When we meditate on this notion that G‑d too suffers in exile, it can help us experience a profound desire to see an end to our Heavenly Father’s pain. Indeed, a sensitive child often will care more for the suffering of a beloved parent than for his or her own pain and suffering.

The meditation that focuses on the Divine and spiritual rather than the material benefits of the Messianic Age is an elevated meditation and is the hallmark of the more spiritually sensitive individuals.


We can now better understand the dialogue between the Ama d’arah—the materialist and Rabbi Hoshayah.


The Rabbi Hoshaya and Ama d’arah Approaches


The name Hoshaya is cognate to the word in Hebrew that means salvation. This particular Sage personified the ultimate reason for the desire for Redemption and salvation—for G‑d’s sake. His name exemplified his life’s desire and passion to bring about the salvation for G‑d’s sake, consistent with the Chassidic interpretation of the verse in Tehillim that “Deliverance belongs to G‑d.”  Not only is G‑d the source of our deliverance, but our quest for deliverance is primarily for G‑d’s sake.


Thus, the materialist, knowing Rabbi Hoshaya’s passionate desire for Redemption for G‑d’s sake, wanted to know if he would tolerate the first approach to developing a desire for Redemption; one that would appeal even to the most materialistic individual.


He therefore presented the idea that in the Messianic Age we will have all of Jacob’s wealth returned to the Jewish people. TheAma d’arah felt that the prospect of regaining that wealth, emblematic of the incredible affluence that we will enjoy in the future, could make even the most materialistic and crass person develop a longing for the Messianic Age. Accordingly, he asked Rabbi Hoshaya, the Redemption obsessed sage, whether he would accept that approach as legitimate and quote him. By quoting him—the materialist—it would help other people lacking in spirituality gain some appreciation for Moshiach.


Rabbi Hoshaya’s response was a clear yes. Although he maintained a far more sophisticated approach to Moshiach, Rabbi Hoshaya knew that it was important for everyone fervently to want Moshiach, irrespective of their motives.


One may suggest that the desire and eager anticipation for Moshiach, for any reason, can not only hasten Moshiach’s coming but also alter the consciousness of a person with a limited and Galus-tainted mindset.  Whereas previously the person concentrated on material matters, now his focus has changed and he is thinking about Moshiach instead. This shift alone may be enough to make the person more sensitive to and appreciative of the spiritual benefits of Redemption.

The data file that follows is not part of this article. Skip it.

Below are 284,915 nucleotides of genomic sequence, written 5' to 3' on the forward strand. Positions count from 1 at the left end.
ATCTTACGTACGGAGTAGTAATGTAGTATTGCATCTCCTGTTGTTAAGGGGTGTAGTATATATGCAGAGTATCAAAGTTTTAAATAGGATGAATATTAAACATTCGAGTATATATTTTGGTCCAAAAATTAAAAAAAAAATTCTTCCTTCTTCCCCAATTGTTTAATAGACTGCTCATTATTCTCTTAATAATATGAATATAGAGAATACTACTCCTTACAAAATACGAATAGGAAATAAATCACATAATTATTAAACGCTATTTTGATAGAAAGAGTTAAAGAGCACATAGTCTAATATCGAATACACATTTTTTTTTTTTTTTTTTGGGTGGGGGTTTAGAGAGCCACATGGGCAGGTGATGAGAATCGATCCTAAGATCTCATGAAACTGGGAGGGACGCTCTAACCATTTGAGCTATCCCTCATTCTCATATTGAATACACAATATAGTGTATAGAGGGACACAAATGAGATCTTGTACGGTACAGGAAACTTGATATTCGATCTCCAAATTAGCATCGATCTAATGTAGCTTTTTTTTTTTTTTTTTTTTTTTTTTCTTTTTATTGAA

This assertion is soundly based on two factors:


First, the person is engaged in a Mitzvah— the longing for Moshiach. Every Mitzvah refines us and allows us to grow to the next level.


Second, the Ba’al Shem Tov taught that a person is situated where his will is situated. If one wants to be in Eretz Yisrael with Moshiach in the rebuilt Beis Hamikdash, then that is where he or she is. Thus the desire for Redemption, for any reason, means that the person’s will is in a good and holy place; a place that transcends the stifling and desensitizing parameters of exile.  Once a person is in that uplifting atmosphere and “lives with Moshiach,” he or she starts the process of spiritual liberation. In this liberated state the Jew develops an even more sophisticated appreciation for Moshiach.


For the Moshiach-Challenged


Rabbi Hoshaya’s consent to repeat the Ama d’arah’s teaching in his name served a dual purpose. First, Rabbi Hoshayah wanted even the most uncouth and “Moshiach-challenged” individual to feel that Moshiach is important on a very personal level.   Second, he also made it clear that this avenue of approach, wanting Moshiach for the sake of material gain, is the lower, “entry” level for the ama d’arah and that one should ideally aspire to the higher, more spiritual reason for wanting Redemption.


This view echoes the Rebbe’s interpretation of the Rambam’s description of the delicacies of the Messianic Age: “as abundant as the dust of the earth.” By comparing the delicacies to dust, the Rebbe explains, the Rambam was attempting to convey a paradoxical message concerning the material blessings of the Messianic Age. For the materialists, it was important that they know there will be no shortage of their most cherished delicacies. For the Rabbi Hoshayas of the world, it was important to underscore that these delicacies will be of no real value; they will be regarded as no more than the dust of the earth. The ultimate “delicacy” of the Messianic Age will be to bask in the unrestricted G‑dly light and immerse oneself in the sea of G‑dly knowledge; as Isaiah (11:9) foresaw “And the entire world will be filled with the knowledge of G‑d as the sea is covered with water.”


Moshiach Matters


If the Jewish people begin now to rejoice already in the Redemption, out of absolute trust that G‑d will speedily send us Moshiach, this joy in itself will (as it were) compel our Father in heaven to redeem them from exile.